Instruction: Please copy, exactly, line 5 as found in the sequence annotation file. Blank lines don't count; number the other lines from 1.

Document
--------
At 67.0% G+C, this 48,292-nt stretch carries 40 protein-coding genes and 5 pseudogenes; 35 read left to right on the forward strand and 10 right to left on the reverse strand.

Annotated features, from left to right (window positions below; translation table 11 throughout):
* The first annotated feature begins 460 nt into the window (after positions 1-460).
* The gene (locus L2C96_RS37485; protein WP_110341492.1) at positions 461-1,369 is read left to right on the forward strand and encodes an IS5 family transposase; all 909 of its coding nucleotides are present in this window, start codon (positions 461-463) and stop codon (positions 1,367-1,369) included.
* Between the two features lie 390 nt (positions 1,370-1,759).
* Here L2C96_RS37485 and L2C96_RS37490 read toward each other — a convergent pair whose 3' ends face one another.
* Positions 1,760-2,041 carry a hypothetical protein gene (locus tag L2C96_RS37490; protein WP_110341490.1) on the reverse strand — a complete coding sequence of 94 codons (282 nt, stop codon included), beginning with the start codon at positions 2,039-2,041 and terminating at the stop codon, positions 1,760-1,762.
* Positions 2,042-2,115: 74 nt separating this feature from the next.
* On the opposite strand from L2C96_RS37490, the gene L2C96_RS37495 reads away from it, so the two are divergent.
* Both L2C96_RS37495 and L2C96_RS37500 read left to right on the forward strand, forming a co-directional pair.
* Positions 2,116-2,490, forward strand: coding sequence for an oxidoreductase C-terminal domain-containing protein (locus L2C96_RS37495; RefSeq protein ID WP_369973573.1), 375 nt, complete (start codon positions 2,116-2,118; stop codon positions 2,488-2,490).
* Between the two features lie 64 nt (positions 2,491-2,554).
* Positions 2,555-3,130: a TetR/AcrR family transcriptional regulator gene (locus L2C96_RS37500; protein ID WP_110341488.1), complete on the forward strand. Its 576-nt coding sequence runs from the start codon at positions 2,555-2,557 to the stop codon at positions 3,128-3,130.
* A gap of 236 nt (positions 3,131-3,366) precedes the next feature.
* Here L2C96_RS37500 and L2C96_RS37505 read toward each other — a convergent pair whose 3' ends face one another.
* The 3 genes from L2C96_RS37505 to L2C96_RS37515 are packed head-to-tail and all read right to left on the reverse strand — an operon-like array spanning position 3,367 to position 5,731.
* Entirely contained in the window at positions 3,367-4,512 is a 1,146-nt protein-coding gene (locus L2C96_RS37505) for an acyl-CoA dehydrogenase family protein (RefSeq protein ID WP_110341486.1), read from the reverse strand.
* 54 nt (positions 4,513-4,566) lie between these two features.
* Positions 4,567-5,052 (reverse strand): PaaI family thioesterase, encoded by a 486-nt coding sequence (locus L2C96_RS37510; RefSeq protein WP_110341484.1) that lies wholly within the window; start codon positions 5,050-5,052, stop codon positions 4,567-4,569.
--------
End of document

* Between the two features lie 390 nt (positions 1,370-1,759).